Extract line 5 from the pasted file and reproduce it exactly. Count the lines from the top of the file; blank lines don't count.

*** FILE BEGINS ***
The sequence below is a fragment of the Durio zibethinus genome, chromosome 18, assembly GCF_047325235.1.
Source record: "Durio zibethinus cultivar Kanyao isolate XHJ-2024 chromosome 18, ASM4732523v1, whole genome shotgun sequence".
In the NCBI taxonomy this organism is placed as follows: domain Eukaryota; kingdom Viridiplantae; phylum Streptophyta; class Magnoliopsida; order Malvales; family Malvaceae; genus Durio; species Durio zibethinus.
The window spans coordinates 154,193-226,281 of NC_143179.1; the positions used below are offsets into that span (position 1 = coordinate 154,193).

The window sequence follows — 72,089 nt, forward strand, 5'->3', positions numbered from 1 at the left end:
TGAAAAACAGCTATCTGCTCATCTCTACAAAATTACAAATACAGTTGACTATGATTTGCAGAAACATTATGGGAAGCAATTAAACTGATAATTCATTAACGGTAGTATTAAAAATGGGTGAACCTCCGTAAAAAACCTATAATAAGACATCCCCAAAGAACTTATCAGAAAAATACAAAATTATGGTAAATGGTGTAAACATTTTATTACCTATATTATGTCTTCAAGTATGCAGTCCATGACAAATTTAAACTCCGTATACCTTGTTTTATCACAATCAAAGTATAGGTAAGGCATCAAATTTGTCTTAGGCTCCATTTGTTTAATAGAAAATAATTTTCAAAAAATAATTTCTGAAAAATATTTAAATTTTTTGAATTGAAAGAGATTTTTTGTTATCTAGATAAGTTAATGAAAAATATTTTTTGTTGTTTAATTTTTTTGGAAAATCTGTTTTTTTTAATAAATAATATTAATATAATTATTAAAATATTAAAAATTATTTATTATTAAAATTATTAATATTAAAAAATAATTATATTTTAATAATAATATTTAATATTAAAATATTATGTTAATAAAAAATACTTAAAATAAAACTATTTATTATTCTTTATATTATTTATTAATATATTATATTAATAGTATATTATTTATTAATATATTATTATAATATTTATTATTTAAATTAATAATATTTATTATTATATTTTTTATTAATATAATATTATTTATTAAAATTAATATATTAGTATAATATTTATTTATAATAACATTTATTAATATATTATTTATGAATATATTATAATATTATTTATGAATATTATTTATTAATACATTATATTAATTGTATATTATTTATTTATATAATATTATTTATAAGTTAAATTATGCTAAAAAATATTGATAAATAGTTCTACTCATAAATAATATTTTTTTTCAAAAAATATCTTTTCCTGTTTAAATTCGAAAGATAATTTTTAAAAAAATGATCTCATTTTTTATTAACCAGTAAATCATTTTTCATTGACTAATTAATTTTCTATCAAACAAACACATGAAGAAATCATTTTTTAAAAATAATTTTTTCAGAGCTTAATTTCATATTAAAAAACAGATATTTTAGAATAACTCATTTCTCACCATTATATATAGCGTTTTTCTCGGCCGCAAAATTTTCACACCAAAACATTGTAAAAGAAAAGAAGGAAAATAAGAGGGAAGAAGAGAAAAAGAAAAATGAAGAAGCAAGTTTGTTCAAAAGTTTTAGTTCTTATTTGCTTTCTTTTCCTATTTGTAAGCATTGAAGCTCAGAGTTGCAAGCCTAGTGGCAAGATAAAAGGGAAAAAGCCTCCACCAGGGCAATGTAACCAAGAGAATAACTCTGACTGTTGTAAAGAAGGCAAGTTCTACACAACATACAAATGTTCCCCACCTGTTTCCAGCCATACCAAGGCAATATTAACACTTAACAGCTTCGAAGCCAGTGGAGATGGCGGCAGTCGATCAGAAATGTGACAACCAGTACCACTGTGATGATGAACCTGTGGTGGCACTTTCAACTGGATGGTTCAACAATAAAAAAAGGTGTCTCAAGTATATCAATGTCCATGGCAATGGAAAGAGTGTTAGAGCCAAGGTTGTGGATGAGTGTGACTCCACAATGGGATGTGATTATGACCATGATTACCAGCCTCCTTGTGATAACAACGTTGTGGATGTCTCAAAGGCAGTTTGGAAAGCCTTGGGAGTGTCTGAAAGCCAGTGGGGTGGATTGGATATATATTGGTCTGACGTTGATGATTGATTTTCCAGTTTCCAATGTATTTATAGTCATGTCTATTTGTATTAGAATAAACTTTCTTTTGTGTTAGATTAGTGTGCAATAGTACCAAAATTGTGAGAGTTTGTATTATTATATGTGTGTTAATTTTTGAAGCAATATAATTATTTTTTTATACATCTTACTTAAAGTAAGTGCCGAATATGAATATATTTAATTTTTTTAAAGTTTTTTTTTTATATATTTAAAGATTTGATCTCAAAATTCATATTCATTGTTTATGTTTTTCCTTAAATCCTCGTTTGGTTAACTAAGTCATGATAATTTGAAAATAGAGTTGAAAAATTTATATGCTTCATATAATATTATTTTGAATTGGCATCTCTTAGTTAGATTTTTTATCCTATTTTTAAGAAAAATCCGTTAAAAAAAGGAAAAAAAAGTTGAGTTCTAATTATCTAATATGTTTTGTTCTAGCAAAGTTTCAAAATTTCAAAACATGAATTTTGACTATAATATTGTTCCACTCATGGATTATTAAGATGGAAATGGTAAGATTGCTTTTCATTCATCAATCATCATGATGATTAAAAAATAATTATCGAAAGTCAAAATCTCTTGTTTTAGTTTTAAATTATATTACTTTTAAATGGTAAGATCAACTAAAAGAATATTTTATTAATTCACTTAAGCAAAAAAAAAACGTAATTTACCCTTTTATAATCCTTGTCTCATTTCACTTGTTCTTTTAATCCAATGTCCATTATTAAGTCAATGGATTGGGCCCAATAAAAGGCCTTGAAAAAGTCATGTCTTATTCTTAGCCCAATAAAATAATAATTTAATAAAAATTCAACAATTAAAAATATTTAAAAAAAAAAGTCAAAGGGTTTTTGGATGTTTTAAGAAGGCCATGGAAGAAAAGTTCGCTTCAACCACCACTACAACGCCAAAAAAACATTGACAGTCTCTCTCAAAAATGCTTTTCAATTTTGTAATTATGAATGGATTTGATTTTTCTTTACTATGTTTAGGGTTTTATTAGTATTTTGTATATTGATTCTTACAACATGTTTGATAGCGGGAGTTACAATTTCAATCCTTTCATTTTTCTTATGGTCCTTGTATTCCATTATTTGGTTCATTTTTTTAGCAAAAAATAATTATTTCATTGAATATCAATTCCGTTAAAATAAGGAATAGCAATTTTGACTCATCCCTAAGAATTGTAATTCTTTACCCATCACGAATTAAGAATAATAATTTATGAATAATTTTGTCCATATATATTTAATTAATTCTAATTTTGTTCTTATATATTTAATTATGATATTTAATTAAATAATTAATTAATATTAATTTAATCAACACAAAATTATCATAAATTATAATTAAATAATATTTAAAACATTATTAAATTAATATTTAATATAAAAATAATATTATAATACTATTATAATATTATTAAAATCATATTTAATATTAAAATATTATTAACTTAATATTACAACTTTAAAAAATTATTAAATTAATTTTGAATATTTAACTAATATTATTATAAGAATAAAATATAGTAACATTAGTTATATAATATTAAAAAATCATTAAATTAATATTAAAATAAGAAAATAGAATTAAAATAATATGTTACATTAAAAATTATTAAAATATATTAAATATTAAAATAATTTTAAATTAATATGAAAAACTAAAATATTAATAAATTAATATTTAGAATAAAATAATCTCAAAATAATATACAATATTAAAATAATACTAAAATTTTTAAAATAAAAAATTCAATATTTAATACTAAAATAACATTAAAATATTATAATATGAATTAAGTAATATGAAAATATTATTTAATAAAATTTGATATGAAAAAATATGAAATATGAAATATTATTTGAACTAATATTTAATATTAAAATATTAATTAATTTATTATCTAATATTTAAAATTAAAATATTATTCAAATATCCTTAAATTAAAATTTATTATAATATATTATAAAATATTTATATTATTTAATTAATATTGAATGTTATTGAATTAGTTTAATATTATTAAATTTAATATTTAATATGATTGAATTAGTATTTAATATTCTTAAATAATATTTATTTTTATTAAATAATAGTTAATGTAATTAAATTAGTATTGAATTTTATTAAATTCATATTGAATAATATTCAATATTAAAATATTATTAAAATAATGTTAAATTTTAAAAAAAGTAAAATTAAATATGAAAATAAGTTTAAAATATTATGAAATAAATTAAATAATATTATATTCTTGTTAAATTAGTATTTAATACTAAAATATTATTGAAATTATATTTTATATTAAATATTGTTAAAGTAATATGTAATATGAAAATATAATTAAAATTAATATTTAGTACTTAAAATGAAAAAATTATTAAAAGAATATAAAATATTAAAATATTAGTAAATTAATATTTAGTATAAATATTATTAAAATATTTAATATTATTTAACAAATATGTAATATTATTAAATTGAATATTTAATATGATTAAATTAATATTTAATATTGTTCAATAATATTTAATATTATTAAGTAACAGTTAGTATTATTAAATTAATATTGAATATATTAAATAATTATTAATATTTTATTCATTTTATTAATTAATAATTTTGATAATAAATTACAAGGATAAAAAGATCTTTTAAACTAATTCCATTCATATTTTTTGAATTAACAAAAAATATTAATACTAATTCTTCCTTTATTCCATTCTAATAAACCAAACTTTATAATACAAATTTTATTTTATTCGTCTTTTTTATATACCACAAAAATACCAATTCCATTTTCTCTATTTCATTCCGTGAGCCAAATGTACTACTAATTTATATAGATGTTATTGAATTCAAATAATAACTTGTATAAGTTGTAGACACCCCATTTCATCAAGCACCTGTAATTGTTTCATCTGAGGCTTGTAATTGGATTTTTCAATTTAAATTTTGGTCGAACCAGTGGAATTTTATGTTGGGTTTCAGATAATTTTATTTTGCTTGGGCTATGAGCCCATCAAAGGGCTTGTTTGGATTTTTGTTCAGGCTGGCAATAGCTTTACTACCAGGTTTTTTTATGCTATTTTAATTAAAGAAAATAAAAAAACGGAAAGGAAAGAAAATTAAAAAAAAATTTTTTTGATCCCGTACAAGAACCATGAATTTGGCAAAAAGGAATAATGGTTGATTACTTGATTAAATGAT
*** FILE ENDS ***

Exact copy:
The window sequence follows — 72,089 nt, forward strand, 5'->3', positions numbered from 1 at the left end: